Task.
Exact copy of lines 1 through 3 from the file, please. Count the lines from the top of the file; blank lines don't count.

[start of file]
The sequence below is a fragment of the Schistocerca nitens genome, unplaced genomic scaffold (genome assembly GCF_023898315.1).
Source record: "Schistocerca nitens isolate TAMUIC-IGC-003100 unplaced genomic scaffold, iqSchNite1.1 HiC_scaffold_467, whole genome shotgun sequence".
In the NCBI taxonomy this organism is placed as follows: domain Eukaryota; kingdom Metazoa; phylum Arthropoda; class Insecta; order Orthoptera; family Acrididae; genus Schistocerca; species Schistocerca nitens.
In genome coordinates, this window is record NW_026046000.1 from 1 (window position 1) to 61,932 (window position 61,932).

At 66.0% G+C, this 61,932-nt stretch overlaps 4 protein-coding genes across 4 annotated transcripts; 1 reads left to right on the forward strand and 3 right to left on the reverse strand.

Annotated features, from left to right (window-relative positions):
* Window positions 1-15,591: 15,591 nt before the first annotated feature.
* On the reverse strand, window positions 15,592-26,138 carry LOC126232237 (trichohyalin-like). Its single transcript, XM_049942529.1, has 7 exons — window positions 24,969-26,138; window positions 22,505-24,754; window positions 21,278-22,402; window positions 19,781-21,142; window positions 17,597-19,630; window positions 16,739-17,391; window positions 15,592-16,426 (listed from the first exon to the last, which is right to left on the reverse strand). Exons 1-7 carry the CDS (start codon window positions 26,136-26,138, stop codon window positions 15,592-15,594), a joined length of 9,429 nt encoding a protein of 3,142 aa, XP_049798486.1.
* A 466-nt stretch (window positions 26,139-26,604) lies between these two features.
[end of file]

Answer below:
The sequence below is a fragment of the Schistocerca nitens genome, unplaced genomic scaffold (genome assembly GCF_023898315.1).
Source record: "Schistocerca nitens isolate TAMUIC-IGC-003100 unplaced genomic scaffold, iqSchNite1.1 HiC_scaffold_467, whole genome shotgun sequence".
In the NCBI taxonomy this organism is placed as follows: domain Eukaryota; kingdom Metazoa; phylum Arthropoda; class Insecta; order Orthoptera; family Acrididae; genus Schistocerca; species Schistocerca nitens.